Rolling shutter, aka "jellocam," is one of the chief drawbacks to shooting with large CMOS sensors. Other than to avoid whip-pans or shaky camerawork, however, there's not much shooters can do about it in the acquisition stage; is there a good solution in post? CoreMelt is a software company that's just released a Final Cut plugin designed expressly to reduce rolling shutter artifacts.
When a CMOS sensor records an image, it scans the image from top to bottom, left to right. This scanning action results in a slight lag time between the recording of the top left of the image, to the bottom right of the image, resulting in images with horizontal skew and vertical distortion. This effect, when coupled with the motion of the camera, creates the infamous "wobbly" image effect attributed to CMOS cameras. Lock & Load X now includes specific shutter coefficient values for the new DSLR cameras like the Canon 7D / 5D Mark II and 550D, Sony HDCAM EX1 as well as consumer camcorders like the Legria / Vixia and helmet cams like the Contour HD.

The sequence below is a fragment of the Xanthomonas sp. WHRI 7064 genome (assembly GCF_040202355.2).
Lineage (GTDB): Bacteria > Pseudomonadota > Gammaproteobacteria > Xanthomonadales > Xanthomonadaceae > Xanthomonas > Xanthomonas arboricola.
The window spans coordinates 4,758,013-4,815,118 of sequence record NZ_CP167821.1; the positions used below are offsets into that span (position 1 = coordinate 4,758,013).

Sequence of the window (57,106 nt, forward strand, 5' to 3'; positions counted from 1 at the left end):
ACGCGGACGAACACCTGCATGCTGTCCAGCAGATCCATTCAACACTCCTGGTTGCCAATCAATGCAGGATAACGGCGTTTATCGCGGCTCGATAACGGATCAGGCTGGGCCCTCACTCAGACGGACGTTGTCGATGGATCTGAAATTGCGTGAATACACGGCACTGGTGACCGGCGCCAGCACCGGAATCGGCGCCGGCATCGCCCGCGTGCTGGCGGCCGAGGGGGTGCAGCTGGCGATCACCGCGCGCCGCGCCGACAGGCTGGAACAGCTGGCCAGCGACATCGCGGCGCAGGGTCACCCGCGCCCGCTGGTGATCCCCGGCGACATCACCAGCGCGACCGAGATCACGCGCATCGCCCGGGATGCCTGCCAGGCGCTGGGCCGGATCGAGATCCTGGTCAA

From their demo video, I'm skeptical, but as there's a free trial, it's worth checking out. Anyone have other solutions to reduce rolling shutter artifacts?